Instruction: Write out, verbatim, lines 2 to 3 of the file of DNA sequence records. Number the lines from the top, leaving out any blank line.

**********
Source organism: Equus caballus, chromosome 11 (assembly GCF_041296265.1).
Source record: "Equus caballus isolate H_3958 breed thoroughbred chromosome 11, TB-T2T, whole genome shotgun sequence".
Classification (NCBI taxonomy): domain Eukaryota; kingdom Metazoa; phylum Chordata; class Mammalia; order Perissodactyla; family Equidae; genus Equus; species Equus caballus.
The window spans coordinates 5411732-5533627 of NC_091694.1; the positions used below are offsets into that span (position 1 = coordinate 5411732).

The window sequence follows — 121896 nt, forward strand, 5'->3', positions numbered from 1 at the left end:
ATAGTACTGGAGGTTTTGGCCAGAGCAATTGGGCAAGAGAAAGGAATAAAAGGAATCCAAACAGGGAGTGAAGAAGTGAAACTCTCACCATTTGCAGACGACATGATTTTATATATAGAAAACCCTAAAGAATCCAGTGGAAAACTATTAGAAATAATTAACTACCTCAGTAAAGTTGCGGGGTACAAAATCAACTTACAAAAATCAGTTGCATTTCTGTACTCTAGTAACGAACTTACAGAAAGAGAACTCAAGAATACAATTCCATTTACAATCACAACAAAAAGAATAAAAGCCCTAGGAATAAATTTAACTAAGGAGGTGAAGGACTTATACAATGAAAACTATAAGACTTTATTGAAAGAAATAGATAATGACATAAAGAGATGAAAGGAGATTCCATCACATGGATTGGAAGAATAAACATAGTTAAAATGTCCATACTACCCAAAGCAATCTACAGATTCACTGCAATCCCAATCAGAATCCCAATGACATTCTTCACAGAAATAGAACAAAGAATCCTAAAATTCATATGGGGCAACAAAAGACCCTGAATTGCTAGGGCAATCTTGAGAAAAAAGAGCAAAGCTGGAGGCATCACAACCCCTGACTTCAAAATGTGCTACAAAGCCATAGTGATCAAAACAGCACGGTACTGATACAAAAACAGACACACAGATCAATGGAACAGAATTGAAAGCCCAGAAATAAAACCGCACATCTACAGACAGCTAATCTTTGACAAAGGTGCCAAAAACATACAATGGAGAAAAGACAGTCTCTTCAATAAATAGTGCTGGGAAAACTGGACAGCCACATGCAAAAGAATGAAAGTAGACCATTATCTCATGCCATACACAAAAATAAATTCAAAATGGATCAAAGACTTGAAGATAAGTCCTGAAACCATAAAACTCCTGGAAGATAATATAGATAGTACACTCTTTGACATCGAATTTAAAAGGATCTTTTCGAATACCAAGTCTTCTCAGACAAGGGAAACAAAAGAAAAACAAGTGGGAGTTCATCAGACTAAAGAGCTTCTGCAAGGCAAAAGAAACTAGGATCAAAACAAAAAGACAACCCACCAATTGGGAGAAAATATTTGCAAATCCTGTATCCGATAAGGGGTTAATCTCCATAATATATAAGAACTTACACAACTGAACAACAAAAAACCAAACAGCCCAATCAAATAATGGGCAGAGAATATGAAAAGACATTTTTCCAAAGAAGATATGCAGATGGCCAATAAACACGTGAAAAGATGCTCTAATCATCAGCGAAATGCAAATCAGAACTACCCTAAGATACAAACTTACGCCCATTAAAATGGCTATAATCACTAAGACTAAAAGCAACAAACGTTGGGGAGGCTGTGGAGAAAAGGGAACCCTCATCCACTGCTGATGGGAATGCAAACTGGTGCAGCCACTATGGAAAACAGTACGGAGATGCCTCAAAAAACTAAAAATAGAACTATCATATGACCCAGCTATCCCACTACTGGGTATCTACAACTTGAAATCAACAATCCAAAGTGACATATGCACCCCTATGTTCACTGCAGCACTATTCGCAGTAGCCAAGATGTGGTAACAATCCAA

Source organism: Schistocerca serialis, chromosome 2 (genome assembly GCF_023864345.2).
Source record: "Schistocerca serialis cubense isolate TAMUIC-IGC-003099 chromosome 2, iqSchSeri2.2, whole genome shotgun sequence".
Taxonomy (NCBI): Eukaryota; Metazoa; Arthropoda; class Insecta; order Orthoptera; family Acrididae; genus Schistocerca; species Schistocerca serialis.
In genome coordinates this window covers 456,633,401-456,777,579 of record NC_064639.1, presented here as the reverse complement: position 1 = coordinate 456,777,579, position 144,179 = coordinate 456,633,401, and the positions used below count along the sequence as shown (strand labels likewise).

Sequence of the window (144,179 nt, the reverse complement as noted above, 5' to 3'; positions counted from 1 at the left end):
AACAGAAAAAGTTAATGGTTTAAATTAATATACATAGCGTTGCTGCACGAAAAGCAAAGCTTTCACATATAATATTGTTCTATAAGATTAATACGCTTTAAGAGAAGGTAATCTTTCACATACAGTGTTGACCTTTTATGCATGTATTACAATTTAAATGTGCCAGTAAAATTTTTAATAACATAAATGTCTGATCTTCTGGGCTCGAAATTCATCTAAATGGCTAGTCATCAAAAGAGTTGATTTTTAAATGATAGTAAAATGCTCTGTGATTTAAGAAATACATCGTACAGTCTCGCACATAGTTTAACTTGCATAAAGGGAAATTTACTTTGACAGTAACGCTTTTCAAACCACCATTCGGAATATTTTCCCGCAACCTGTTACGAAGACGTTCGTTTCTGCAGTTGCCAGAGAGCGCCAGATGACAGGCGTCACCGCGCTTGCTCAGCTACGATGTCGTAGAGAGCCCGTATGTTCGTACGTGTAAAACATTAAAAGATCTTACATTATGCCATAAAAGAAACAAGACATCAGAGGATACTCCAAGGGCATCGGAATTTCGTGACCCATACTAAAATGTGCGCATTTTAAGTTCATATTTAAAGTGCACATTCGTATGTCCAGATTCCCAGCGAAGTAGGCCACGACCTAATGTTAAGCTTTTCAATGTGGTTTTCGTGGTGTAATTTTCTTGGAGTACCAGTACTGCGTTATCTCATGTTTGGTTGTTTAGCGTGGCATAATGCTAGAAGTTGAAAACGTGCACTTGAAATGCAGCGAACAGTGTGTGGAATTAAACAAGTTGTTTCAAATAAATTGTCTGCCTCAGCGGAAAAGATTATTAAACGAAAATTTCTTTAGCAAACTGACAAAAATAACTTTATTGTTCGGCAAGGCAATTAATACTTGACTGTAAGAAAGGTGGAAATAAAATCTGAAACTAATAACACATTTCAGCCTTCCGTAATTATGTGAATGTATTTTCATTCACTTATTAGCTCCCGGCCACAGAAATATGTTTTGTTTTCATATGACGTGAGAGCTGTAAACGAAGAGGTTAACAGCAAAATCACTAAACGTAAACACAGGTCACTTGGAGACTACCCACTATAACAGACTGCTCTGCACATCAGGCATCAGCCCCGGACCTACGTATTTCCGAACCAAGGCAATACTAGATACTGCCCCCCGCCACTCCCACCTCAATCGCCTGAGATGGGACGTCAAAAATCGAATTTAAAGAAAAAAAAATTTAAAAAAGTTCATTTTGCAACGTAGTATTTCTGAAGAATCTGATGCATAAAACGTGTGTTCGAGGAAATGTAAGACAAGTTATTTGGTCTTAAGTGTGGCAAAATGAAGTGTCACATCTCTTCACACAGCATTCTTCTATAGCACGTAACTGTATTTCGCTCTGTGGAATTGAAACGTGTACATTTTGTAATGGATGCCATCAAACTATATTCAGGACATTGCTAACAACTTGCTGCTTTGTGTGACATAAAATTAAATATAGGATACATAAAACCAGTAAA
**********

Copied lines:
Source record: "Equus caballus isolate H_3958 breed thoroughbred chromosome 11, TB-T2T, whole genome shotgun sequence".
Classification (NCBI taxonomy): domain Eukaryota; kingdom Metazoa; phylum Chordata; class Mammalia; order Perissodactyla; family Equidae; genus Equus; species Equus caballus.